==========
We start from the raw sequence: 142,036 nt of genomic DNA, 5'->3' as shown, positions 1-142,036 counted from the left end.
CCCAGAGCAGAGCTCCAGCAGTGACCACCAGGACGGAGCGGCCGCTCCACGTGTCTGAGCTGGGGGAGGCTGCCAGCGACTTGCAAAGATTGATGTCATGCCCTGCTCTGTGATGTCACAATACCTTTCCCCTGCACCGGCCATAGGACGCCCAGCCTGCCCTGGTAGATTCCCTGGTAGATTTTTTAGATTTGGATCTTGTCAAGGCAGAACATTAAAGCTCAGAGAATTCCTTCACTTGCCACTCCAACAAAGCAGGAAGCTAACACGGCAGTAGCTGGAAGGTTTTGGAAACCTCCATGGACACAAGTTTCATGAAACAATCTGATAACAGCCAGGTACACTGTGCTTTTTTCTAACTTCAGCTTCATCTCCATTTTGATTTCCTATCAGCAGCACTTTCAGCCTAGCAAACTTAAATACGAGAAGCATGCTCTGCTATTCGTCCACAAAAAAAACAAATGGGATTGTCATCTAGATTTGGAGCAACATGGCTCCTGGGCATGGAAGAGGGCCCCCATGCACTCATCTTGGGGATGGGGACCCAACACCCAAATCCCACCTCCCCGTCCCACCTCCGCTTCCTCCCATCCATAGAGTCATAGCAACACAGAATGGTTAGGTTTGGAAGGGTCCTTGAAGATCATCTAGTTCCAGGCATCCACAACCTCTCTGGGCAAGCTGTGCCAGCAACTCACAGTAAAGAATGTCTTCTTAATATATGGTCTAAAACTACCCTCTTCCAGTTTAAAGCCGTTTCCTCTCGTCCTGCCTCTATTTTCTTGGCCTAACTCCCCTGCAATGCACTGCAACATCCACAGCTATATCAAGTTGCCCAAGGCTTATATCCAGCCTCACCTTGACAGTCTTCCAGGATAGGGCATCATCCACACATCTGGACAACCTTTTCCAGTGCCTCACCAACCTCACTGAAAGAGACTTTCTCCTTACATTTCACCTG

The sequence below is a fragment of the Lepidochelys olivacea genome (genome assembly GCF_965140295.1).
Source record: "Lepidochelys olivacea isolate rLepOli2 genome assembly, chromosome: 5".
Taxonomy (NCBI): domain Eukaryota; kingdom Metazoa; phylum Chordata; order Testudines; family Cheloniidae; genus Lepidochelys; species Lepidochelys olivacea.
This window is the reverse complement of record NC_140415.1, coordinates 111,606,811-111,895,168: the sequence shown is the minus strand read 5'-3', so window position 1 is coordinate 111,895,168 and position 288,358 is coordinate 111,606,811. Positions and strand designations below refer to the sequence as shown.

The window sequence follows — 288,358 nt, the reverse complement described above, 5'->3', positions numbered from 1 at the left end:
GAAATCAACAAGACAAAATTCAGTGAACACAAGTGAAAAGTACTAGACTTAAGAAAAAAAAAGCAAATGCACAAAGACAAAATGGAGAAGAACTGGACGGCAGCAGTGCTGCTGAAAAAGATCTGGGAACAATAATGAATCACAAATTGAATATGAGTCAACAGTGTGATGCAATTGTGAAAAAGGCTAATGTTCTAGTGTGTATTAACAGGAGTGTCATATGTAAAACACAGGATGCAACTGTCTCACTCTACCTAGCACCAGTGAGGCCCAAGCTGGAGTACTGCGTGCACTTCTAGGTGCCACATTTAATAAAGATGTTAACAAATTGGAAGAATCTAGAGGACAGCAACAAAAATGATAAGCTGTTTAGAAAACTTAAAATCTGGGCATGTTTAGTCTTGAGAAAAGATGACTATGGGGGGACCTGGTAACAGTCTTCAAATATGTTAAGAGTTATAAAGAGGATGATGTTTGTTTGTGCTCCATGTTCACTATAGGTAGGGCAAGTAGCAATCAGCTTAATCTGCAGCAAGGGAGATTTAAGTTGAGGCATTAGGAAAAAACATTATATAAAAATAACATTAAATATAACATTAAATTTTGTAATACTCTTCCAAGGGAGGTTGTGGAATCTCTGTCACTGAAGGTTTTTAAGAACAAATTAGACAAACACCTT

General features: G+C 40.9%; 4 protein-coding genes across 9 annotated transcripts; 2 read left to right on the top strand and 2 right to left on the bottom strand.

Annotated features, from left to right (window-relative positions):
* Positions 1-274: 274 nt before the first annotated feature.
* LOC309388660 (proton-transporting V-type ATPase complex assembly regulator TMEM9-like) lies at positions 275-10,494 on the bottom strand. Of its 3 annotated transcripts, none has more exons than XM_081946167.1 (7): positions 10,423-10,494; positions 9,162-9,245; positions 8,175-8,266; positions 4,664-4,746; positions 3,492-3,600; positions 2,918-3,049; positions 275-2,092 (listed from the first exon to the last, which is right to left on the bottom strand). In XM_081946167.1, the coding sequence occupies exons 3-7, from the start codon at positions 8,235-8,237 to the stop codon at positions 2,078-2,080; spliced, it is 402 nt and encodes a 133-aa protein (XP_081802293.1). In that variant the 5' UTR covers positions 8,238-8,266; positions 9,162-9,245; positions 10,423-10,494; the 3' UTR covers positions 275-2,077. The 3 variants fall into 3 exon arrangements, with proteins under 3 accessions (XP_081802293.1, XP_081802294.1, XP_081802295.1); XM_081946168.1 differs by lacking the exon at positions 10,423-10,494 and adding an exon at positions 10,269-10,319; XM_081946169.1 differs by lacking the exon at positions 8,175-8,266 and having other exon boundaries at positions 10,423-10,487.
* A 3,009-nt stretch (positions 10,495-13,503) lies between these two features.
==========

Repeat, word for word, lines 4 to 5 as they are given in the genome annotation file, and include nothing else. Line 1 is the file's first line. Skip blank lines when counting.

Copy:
Source record: "Lepidochelys olivacea isolate rLepOli2 genome assembly, chromosome: 5".
Taxonomy (NCBI): domain Eukaryota; kingdom Metazoa; phylum Chordata; order Testudines; family Cheloniidae; genus Lepidochelys; species Lepidochelys olivacea.